While it may be too cold to complete exterior home reno projects, there’s certainly enough time to tackle those interior remodel plans you put on your to-do list.
Here is a list of the best projects to tackle that don’t require a sledgehammer, the removal of walls or the purchase of super-expensive material.
A full kitchen remodel can cost thousands of dollars and take weeks and even months to plan and complete. An alternative is to replace components that can dramatically alter the look and feel of your kitchen, and are quick and easy to do.
One quick change is to update your kitchen’s cabinetry hardware. Updating pulls and handles on cabinets with new hardware is a simple upgrade that can dramatically alter how your kitchen looks and functions. Better still, the project is relatively simple and usually requires only a screwdriver along with a bit of patience and time.
Another cost-effective update is to replace your kitchen’s backsplash. The backsplash helps to reduce the build-up of dirt and grease on painted walls (which can absorb dirt and develop a permanent stain), and adds a decorative flair to your kitchen. The best part is that replacing a backsplash is a relatively cheap upgrade that’s easy to complete, typically in one weekend.
When choosing the backsplash, keep in mind how the color, texture and material impact and work with your countertops and your cabinets. Also, consider whether or not you want the backsplash to be the feature of your kitchen — drawing the eye into the room — or help to create a seamless transition throughout the room.
The cost of this project will vary, depending on how large the backsplash area is and what material you choose.
You can minimize costs by choosing a dramatic, expensive tile (or other backsplash material) as the focal point — such as a solid strip down the middle — and a more inexpensive tile (or other material) for the remaining backsplash area.
When selecting new hardware, use a piece of adhesive tacky blue putty to attach the hardware to your cabinet temporarily. The putty will hold the hardware to the cabinet long enough to give you an impression of the finished look and won’t damage the door.
When the colder months hit, the problems with too little space and not enough storage increases dramatically with the extra clothes and accessories we tend to wear. To help reduce clutter and confusion, consider reconfiguring your entryway.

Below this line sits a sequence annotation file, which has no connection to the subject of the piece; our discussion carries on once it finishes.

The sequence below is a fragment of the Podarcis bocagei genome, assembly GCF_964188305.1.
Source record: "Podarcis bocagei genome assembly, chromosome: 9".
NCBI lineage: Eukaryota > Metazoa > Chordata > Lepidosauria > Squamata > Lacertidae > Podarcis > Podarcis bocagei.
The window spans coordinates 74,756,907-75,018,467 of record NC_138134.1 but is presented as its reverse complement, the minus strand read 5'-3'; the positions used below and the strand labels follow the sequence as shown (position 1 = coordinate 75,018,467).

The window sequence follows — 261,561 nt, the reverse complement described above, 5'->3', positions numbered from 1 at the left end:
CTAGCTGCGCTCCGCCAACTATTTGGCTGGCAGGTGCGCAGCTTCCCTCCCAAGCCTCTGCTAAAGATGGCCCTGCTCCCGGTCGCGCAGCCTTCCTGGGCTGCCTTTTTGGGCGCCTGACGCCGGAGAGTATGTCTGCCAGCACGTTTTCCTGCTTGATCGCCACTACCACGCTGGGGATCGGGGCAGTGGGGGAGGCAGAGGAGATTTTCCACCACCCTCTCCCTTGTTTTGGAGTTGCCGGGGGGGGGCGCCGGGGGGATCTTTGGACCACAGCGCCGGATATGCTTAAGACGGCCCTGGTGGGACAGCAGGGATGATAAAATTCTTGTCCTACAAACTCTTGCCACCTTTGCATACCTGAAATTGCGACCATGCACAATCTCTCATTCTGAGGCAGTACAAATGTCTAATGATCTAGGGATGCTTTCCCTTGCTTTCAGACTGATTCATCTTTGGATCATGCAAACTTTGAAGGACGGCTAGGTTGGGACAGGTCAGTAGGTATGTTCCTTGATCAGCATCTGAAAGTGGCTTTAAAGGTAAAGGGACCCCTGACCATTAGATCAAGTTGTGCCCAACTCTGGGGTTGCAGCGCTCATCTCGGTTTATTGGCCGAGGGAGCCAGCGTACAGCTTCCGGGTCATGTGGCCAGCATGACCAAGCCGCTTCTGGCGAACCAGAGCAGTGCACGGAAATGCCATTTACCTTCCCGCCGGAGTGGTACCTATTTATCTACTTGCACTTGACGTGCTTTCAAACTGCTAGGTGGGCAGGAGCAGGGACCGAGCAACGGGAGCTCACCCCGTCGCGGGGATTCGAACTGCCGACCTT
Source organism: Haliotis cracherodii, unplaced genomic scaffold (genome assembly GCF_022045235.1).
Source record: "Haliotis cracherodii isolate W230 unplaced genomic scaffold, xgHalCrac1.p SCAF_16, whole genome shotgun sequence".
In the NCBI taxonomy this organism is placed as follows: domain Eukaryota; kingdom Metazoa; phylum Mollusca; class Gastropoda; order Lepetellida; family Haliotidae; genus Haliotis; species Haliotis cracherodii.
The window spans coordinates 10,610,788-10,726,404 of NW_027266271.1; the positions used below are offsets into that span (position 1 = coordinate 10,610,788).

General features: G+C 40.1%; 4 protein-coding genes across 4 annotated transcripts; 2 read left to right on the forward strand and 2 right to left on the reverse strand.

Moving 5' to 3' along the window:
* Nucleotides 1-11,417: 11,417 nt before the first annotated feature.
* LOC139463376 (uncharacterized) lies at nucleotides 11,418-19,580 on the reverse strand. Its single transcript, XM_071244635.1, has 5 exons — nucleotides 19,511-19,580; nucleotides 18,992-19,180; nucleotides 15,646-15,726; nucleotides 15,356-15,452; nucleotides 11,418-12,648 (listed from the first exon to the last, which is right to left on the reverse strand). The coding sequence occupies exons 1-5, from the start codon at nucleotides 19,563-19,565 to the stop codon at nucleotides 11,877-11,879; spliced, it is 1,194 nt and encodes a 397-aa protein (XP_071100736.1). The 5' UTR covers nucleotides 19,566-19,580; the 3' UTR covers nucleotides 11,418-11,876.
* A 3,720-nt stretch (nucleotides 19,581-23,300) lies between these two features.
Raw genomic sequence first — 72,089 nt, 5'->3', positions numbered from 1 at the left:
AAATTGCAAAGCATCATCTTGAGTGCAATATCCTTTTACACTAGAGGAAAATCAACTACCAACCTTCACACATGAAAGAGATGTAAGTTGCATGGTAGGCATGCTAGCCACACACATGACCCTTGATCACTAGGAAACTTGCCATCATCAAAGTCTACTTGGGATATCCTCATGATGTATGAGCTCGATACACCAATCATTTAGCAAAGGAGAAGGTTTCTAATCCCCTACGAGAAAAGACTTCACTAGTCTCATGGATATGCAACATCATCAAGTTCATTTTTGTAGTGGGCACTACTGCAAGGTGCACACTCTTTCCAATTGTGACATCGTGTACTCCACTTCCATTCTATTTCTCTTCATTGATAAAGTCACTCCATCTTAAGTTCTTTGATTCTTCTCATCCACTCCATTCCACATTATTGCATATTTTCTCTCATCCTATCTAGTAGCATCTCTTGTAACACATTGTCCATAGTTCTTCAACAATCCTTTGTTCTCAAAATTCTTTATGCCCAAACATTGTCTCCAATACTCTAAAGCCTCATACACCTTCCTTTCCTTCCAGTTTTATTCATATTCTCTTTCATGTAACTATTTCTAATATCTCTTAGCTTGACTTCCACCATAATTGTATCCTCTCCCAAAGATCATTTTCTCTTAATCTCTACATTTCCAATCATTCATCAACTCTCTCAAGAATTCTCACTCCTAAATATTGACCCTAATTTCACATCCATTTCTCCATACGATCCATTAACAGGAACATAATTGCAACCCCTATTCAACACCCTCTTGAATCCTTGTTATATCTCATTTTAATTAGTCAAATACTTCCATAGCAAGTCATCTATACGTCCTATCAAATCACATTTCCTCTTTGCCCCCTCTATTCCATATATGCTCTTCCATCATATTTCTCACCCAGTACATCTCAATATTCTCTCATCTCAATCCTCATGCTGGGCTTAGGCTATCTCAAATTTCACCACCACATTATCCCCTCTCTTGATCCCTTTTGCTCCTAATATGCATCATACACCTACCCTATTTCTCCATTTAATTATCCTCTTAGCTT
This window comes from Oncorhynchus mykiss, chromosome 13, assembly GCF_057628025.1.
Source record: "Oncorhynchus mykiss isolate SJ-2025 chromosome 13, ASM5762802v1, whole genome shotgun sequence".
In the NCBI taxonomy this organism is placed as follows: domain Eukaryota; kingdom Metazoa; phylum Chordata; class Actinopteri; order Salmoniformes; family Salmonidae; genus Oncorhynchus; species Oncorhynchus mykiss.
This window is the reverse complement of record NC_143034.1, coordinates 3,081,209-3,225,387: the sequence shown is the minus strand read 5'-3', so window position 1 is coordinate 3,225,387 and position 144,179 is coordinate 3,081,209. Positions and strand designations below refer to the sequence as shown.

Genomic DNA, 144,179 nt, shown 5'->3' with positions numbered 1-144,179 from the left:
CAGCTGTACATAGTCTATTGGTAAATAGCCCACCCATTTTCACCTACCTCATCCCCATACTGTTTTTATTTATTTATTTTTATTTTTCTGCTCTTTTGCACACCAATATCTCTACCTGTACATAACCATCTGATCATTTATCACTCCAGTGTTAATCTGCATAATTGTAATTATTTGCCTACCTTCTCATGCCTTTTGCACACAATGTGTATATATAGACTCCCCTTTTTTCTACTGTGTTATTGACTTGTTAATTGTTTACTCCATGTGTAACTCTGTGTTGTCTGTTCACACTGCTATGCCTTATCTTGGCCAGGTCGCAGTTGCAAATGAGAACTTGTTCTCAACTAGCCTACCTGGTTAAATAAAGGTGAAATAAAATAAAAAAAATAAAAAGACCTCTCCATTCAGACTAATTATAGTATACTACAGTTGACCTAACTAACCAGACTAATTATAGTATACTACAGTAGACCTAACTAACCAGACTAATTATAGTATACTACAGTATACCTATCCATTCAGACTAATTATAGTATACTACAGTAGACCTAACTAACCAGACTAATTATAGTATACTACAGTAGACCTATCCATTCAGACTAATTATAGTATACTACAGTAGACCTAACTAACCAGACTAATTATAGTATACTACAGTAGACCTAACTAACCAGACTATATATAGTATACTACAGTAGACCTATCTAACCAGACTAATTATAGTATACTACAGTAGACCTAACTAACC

If you have the time and budget, consider replacing the flooring. Tile or other water-repellent material is best. However, not everyone has the budget or skills to replace the floor. If that’s your situation, consider covering the entryway with weather-resistant or washable rugs. Synthetic rugs, typically made out of nylon, polyester and polypropylene that are marketed as outdoor rugs are a good option as they hold up well in wet conditions. Or buy smaller cotton mats that can be thrown into the washing machine and dryer, before being replaced in the entranceway.
To control clutter, consider how people will hang their coats, store their boots and where they will drop their gear. Pick functional storage furniture that allows you to store items that are not used all the time out of the way, while allowing you and your family space to place your everyday items. This could mean buying a shelving unit that lets you store shoes inside drawers while providing a shelf for purses, wallets and keys.
Don’t forget to take advantage of vertical space. Rows of hooks can be useful, decorative and can take advantage of unused wall space in the entryway.
Painting is one of the cheapest, but most effective, ways to update and add value to your home. According to renovation data, a refresh of your home’s interior paint will give you a return between 105% to 110% on the cost of this upgrade. Few other home improvement projects provide such a solid return on the money spent.
To choose the right color, consider when you will move. If you plan on selling your home shortly, go with white paint as this lightens and brightens rooms, which is what prospective buyers want.
If you think you’re going to sell your home eventually, but you’re not ready to move just yet, go with neutral colors like beige, gray, or cream when choosing paint because they work well with just about any decor and appeal to more homebuyers when the time comes to sell.
Winter is the best time to paint interior rooms in your home. According to professional painters, fresh paint dries faster in the cold, crisp air. To take advantage of this perk, you’ll need to open (or at least crack) your windows enough to ventilate the room with cold air. You can minimize how cold it gets in the rest of your home if you close the vents and door to that room and tuck towels (or a draft stopper) at the bottom of the door.
There are other advantages to completing your paint upgrades in the winter. Many professional painters aren’t as busy during the colder months so you’ll probably have an easier time booking professionals and getting a better rate.
Add wainscotting: Another dramatic way to update your home and add a bit of a classy touch is to add wainscotting to key rooms. It's easy to do because it comes in panels you can put on the wall in one piece.
Bring in the light: Updating your lighting fixtures in rooms with low ceilings or little natural light can really improve the look and feel of the room. Remove light fixtures that shine the light down and go with floor lamps or bright wall sconces. You want options that shine light up and out.
Redo the laundry room: Like entryways, most of the less-than-appealing laundry rooms tend to suffer from a lack of functional features. Adding shelves, bins and cabinets, along with a dedicated folding table, goes a long way to taking this room from drab to fab.
For more inspiration and ideas, talk to your local hardware professional.